What would you do if you were experiencing symptoms but no one could tell you what was wrong? Imagine the agony of going through this situation for days, weeks, months or years, without knowing what is wrong. What would you do?
There are 7000 rare diseases affecting about 350 million people around the world. Sadly, millions of people around the world are facing just this type of predicament. Until the relatively recent advances in DNA technology, many with a rare disease remained undiagnosed. Even now, with the advances that are available for diagnosing the etiology (root cause) of genetic diseases, many still remain undiagnosed. Why is this? There are no straight forward answers to this question.
One possible reason is that in most publicly funded health care systems (UK and much of Europe), it would be quite expensive to conduct every possible test that might narrow down what is causing the symptoms and making a person unwell. Even if all tests could be conducted, it would be difficult to draw conclusions if the tests needed to diagnose the disease were not actually available to the physician or the hospital. Another issue is that in most healthcare systems, a patient must first see a General Practitioner or family doctor. A normal General Practitioner or Family Doctor may not see many patients with a specific rare disease in their life-times, especially if they work outside large population centers. Because of this, someone presenting with unusual symptoms may remain undiagnosed simply because their family doctor has not seen a sufficient number of patients with the presenting symptoms. As a result they would remain undiagnosed. Additionally, a patient with unusual symptoms may be referred to a number of specialists before the right diagnosis is eventually made. This same patient may even commence wrong treatments several times before they are finally correctly diagnosed. Treatment with the wrong medication is one of the worst outcomes that can occur for a patient with a rare disease because treatment for a wrong diagnosis can mask the symptoms of the rare disease. This would further delay the accurate diagnosis of what is wrong. Additionally, treatment with the wrong medicines could cause side effects and adverse events. These could lead to injury, again masking the cause of the illness.
The Rare Diseases Patients First! organization is seeking to provide education to patients with rare diseases about how new treatments are developed, specifically for rare diseases. As part of this, it is crucial that we explain how rare diseases can be diagnosed using the latest technologies. On the 27th of February, Tim McDaniel of TGEN will be speaking to us about the use of state of the art diagnostic techniques to diagnose rare diseases. Tim has first hand experience of how diagnostic techniques were used to diagnose a close family member’s rare disease.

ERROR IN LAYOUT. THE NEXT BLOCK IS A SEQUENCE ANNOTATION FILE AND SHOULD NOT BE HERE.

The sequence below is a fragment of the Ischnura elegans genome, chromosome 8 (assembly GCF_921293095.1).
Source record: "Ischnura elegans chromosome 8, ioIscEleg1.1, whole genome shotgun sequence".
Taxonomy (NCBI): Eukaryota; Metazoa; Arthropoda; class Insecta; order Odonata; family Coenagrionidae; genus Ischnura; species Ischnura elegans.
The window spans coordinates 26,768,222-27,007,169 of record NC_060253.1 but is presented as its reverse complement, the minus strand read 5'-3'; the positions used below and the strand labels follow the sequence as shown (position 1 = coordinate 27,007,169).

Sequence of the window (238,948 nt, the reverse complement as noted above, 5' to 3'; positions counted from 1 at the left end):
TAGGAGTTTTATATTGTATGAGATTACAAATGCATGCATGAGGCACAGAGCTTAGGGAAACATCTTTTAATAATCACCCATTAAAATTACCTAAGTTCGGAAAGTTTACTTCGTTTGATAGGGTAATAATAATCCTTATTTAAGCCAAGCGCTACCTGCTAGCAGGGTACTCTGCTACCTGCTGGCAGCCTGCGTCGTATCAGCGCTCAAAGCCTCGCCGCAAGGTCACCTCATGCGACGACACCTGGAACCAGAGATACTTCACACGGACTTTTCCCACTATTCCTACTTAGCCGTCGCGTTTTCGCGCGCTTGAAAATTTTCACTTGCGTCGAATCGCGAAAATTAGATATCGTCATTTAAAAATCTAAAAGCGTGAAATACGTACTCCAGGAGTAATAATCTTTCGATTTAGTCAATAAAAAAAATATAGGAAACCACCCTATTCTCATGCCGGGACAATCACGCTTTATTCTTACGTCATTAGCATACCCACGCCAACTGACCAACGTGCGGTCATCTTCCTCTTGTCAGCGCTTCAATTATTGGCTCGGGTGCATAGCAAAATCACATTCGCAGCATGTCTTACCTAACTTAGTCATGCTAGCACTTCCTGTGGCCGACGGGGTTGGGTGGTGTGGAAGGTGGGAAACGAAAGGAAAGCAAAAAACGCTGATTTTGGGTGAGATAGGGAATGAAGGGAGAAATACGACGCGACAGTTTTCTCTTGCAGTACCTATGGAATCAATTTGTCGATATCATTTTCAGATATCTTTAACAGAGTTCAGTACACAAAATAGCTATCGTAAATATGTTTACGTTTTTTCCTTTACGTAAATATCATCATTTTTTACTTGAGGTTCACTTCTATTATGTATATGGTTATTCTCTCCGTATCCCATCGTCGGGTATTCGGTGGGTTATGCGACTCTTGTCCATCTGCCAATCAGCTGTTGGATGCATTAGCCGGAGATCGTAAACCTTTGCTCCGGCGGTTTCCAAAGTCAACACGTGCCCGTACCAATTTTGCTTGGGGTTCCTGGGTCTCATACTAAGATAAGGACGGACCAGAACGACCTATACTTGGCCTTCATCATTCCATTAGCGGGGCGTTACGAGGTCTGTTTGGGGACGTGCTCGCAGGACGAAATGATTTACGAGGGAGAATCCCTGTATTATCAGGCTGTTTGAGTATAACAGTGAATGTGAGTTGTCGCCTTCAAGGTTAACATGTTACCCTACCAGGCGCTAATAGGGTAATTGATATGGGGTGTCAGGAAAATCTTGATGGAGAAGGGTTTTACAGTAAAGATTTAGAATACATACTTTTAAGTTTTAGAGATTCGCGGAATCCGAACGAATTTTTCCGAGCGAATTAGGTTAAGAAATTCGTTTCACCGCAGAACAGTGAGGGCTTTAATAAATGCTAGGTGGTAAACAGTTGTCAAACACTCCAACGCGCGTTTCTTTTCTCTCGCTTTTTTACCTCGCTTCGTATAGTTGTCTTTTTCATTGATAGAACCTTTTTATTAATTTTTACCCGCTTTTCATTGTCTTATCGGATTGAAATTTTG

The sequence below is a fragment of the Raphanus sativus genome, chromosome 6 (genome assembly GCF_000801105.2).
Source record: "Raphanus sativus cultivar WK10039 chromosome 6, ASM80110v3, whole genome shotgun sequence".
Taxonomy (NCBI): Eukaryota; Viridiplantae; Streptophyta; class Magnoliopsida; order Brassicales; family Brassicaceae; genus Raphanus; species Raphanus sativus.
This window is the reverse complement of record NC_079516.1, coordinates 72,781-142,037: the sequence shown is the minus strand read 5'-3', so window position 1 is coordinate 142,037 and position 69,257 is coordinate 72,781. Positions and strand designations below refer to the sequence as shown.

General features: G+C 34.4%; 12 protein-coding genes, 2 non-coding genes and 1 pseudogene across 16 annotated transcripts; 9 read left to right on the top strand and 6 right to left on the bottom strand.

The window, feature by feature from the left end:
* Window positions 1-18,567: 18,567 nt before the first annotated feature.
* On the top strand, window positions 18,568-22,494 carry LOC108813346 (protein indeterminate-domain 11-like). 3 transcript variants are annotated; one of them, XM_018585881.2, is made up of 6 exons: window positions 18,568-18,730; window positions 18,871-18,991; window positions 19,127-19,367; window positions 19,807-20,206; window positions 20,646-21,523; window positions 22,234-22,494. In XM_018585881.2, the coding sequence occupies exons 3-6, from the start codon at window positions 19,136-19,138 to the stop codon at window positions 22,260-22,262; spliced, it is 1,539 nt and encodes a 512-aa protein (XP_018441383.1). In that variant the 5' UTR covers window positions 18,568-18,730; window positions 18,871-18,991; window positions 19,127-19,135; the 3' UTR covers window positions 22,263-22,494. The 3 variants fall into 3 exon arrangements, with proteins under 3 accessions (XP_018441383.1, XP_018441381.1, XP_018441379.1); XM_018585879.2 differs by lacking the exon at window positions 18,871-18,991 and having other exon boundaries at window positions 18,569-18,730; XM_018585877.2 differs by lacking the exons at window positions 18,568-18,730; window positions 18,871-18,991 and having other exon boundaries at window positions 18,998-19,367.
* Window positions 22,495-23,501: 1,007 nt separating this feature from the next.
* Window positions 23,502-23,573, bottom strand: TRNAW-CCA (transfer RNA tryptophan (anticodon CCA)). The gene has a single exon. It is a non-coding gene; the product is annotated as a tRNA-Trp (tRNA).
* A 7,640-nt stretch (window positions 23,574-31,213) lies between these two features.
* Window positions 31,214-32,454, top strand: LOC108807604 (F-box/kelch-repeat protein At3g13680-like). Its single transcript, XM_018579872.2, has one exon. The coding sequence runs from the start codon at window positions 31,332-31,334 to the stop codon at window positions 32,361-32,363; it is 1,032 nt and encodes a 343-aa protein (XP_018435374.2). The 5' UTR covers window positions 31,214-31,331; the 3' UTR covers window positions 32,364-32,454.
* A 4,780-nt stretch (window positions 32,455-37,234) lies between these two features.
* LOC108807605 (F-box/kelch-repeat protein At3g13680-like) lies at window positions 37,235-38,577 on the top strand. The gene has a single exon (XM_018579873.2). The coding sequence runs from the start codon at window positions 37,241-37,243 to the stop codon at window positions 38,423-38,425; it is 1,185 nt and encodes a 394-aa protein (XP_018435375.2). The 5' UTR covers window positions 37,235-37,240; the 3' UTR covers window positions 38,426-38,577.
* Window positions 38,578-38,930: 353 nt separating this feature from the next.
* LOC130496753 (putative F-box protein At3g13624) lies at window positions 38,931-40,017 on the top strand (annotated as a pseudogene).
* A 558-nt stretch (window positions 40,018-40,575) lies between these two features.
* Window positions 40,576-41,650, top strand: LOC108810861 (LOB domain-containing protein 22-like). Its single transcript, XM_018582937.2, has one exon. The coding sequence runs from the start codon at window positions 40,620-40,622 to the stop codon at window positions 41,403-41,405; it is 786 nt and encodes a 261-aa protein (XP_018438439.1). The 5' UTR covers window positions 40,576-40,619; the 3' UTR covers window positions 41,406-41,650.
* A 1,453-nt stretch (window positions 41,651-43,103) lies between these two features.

The details for Webinar 002 are as follows:
Date: 27 February 2015
Time: 8 am PST/ 11 am EST (New York time)/ 4 pm GMT (UK time)/ 5 pm Paris
Duration: 1 hour
Who can attend: Patients with a rare disease and parents of children with a rare disease.
Format: The presentation will take place over the internet using a tool called WEBEX that will allow you to connect with the presenters.
Registration for the Webinar link: To take part in this free Webinar, email Dr. Lorna Speid at firstname.lastname@example.org with RDPF! WEBINAR 002 in the subject line. You will then be sent the Webinar login information.
Note: Please note that this Webinar is specifically for patients with a rare disease and parents of children with a rare disease.
Dr. Speid is the author of Clinical Trials: What Patients and Healthy Volunteers Need to Know. This book was published by Oxford University Press in 2010. It was specifically written to educate and empower patients and healthy volunteers within the clinical trial and drug development process.